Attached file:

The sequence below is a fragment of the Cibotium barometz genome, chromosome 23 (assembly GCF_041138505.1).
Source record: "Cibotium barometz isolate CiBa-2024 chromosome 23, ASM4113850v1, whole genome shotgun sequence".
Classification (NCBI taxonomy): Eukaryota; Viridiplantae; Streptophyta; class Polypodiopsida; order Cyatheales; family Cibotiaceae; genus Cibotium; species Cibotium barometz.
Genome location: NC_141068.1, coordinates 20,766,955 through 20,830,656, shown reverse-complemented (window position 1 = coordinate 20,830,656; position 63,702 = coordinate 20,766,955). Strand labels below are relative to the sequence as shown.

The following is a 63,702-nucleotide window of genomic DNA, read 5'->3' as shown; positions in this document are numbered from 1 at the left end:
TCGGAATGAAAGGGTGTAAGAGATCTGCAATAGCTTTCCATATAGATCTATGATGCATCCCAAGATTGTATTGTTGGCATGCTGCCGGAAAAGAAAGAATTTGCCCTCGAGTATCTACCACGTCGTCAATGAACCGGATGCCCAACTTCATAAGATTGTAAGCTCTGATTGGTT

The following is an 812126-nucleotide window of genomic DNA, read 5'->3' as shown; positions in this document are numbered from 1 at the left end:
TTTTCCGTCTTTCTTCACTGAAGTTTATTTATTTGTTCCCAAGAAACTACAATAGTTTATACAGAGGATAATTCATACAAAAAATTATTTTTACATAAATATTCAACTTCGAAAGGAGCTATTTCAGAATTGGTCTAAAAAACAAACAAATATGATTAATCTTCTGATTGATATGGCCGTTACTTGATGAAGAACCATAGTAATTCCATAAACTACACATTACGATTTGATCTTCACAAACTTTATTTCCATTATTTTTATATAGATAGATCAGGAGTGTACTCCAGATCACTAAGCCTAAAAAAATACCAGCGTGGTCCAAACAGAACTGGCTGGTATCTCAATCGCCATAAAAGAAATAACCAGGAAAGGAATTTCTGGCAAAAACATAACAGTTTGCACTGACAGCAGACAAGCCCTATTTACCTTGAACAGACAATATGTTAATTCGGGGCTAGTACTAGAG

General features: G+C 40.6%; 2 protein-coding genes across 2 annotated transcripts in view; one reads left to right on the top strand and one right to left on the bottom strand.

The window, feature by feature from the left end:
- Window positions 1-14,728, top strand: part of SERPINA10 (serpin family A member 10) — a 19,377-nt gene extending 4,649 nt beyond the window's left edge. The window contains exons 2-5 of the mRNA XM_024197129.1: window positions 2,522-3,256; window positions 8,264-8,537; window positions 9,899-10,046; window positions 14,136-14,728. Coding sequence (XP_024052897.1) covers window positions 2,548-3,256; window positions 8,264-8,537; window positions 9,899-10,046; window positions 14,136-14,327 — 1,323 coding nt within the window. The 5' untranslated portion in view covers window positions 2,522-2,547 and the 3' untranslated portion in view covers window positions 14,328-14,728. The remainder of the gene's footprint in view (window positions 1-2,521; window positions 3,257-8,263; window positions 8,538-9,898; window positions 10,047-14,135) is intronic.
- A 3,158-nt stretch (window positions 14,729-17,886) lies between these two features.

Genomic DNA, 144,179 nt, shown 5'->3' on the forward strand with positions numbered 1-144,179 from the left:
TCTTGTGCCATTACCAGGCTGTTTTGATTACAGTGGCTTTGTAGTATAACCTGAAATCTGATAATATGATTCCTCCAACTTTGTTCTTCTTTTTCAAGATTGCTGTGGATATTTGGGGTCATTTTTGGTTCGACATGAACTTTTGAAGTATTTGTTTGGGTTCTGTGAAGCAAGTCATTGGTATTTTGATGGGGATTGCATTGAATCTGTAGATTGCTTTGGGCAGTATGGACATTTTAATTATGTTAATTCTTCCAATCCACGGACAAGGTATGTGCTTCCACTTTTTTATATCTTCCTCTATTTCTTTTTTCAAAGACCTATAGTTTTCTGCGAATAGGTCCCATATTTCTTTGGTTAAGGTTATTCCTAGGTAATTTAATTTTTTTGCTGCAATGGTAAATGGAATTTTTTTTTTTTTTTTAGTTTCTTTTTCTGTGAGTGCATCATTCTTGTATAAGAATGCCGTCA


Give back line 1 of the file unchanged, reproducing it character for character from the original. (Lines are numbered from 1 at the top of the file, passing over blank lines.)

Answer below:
The sequence below is a fragment of the Cibotium barometz genome, chromosome 23 (assembly GCF_041138505.1).